Today’s post is by Marianne and Philip, who reworked the original visual concept of Shadow Puppeteer and lay down the guides for the final design.
When we started reworking the design, we decided to start looking at different sources of inspiration. We didn’t want a classic «steampunk» setting or another typical setting. The internet is a wonderful source of inspiration, but there are a few drawbacks. 1) It’s easy to find what you are looking for, but not always as easy to by chance stumble across something that might be of interest, and 2) It is so easy to get sidetracked or lost and lose precious time.
So to seek inspiration we went to the library next door at the Hedmark University College. We started looking through the art, culture and architecture sections, picking out books on different topics. Then we brought as many as we could carry back to our office and worked our way through the, making mental notes and small sketches of things we thought might be of interest. After going through the books we experimented with and discussed various styles and general shapes of different elements.
After a while we decided on certain shapes that would be found throughout the world to create a sense of unity, and designs for the opening area in particular. The three main elements that embodied these shapes were were:
– Roman arches
– Norwegian cabin logs
– Breitind (Norwegian mountian)
From there we had a long discussion about natural resources and technology. The idea that this was a island was born, and from Breitind we found the shape of a bare «rock» in the sea.
The Rainforest suffered over the next couple of days with our frantic sketching on paper, our stacks of ideas growing larger and larger. Computers are good to work on, but with quick sketches and ideas that you just want to share and explore as fast as possible, we found that the best things was to be in the same room, and not be distracted by a screen. We always had the option to refine or revisit and expand upon some ideas digitally later.
With an idea of the resources at hand and technology, we explored how this would have shaped a society and their culture. In the end we focused on what it would do to a people to live on an island as bare and bleak as we were imagining, and decided that the people would be:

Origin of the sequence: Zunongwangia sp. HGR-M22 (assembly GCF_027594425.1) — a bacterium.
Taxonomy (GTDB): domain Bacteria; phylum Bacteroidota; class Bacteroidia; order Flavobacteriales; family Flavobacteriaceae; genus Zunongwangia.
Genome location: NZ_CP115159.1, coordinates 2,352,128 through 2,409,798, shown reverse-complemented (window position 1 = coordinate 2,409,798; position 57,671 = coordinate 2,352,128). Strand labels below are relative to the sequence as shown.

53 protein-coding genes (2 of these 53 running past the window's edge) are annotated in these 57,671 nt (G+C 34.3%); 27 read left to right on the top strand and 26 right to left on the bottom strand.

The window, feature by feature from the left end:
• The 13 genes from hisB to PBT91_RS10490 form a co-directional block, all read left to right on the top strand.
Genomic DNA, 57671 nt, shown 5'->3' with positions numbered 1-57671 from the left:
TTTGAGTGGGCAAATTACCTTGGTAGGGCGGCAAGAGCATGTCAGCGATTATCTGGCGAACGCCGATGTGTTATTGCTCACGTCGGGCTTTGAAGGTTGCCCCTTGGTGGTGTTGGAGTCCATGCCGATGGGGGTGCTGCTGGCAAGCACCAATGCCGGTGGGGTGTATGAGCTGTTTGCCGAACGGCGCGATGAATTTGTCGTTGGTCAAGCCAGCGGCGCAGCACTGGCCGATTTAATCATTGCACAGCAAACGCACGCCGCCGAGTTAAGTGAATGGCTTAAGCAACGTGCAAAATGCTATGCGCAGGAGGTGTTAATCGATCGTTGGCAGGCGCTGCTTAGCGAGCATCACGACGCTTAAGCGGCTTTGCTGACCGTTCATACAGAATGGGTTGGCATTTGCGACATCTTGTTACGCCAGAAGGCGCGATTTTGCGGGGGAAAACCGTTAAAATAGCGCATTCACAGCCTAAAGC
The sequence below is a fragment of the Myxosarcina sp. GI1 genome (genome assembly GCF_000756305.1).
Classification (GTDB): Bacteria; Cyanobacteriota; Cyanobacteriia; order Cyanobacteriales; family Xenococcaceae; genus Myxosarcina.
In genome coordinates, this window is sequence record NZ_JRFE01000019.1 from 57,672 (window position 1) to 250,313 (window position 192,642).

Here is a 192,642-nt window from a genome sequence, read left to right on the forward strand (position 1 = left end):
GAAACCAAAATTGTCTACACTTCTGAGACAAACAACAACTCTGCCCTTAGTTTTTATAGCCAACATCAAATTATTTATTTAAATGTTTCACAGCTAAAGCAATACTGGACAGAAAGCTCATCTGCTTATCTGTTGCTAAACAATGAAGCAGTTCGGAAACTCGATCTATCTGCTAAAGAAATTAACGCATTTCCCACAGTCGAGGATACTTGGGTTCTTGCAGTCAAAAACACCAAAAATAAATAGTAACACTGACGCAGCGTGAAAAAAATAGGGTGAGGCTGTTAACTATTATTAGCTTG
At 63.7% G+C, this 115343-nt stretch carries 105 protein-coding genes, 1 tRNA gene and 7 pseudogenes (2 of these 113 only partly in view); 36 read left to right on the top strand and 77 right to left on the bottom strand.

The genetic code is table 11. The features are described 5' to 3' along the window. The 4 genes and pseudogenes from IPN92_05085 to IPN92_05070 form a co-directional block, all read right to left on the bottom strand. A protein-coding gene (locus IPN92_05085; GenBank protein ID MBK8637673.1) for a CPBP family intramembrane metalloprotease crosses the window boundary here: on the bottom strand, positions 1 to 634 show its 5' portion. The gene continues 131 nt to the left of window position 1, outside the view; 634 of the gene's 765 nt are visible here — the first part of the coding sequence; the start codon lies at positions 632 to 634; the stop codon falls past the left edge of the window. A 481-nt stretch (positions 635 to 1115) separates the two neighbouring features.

– Fairly isolated (news and ideas don’t travel fast to them from other parts of the world)
– Stubborn (even though life is hard they choose to stay)
– Maybe not so bright (related to the stubborn-ness)
– Self- sufficient (with restricted contact with the outside world they could have to manage on their own)
So in essence: They have made the most of what they have, even if their solutions aren’t the best ones.
As we continued to explore the design, we changed some things. The prominent roman arches seemed too complex for the Island people to make with their «if it works, it works» mentality. So we changed from roman arches to straight edges to reflect their limited engineering capabilities. After all, if life is hard and you’re spending most of your time just surviving, you’re probably not going to set much stock in overly complicated designs.
We made a demo where the Island Village was a city that you walked around in, but we found that it didn’t work with the gameplay. Players would get lost. So, we created a hillside structure, as though the people we’re just clinging on to the side of the rocks of the island. Visually we loved it as it enforced the sense of isolation and stubborn-ness we wanted.
Most of our thoughts and process may not be evident in the final game. But in having a thorough design proces we ensured that everyone understood what the world is about, and as a result we have hopefully create a look with a sense of unity about it.